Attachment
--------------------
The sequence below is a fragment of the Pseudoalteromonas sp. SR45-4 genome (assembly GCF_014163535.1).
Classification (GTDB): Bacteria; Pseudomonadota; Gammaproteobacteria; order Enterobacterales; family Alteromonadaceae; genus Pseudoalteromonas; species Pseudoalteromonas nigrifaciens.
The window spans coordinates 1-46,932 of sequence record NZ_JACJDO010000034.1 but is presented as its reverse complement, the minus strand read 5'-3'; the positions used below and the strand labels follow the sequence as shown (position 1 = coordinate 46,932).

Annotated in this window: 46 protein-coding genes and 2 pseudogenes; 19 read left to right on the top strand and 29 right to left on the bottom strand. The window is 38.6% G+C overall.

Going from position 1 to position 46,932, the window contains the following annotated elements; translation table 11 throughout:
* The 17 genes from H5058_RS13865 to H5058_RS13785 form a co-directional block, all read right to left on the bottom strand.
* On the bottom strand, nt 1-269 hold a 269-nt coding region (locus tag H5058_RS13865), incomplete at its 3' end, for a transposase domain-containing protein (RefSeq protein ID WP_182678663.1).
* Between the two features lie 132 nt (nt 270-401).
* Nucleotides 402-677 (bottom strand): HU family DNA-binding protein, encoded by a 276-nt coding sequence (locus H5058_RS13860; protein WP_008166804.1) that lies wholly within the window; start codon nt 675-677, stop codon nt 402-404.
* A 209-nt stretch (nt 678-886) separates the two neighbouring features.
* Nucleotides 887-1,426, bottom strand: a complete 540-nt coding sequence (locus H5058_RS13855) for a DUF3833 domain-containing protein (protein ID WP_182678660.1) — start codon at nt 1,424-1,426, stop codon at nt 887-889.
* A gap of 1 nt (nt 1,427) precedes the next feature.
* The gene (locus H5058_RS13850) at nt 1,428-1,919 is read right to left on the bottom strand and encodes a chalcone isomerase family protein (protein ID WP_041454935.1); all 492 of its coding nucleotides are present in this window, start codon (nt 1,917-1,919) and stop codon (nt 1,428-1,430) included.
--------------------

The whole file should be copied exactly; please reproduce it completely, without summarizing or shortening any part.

The sequence below is a fragment of the Pseudoalteromonas sp. SR45-4 genome (assembly GCF_014163535.1).
Classification (GTDB): Bacteria; Pseudomonadota; Gammaproteobacteria; order Enterobacterales; family Alteromonadaceae; genus Pseudoalteromonas; species Pseudoalteromonas nigrifaciens.
The window spans coordinates 1-46,932 of sequence record NZ_JACJDO010000034.1 but is presented as its reverse complement, the minus strand read 5'-3'; the positions used below and the strand labels follow the sequence as shown (position 1 = coordinate 46,932).

Annotated in this window: 46 protein-coding genes and 2 pseudogenes; 19 read left to right on the top strand and 29 right to left on the bottom strand. The window is 38.6% G+C overall.

Going from position 1 to position 46,932, the window contains the following annotated elements; translation table 11 throughout:
* The 17 genes from H5058_RS13865 to H5058_RS13785 form a co-directional block, all read right to left on the bottom strand.
* On the bottom strand, nt 1-269 hold a 269-nt coding region (locus tag H5058_RS13865), incomplete at its 3' end, for a transposase domain-containing protein (RefSeq protein ID WP_182678663.1).
* Between the two features lie 132 nt (nt 270-401).
* Nucleotides 402-677 (bottom strand): HU family DNA-binding protein, encoded by a 276-nt coding sequence (locus H5058_RS13860; protein WP_008166804.1) that lies wholly within the window; start codon nt 675-677, stop codon nt 402-404.
* A 209-nt stretch (nt 678-886) separates the two neighbouring features.
* Nucleotides 887-1,426, bottom strand: a complete 540-nt coding sequence (locus H5058_RS13855) for a DUF3833 domain-containing protein (protein ID WP_182678660.1) — start codon at nt 1,424-1,426, stop codon at nt 887-889.
* A gap of 1 nt (nt 1,427) precedes the next feature.
* The gene (locus H5058_RS13850) at nt 1,428-1,919 is read right to left on the bottom strand and encodes a chalcone isomerase family protein (protein ID WP_041454935.1); all 492 of its coding nucleotides are present in this window, start codon (nt 1,917-1,919) and stop codon (nt 1,428-1,430) included.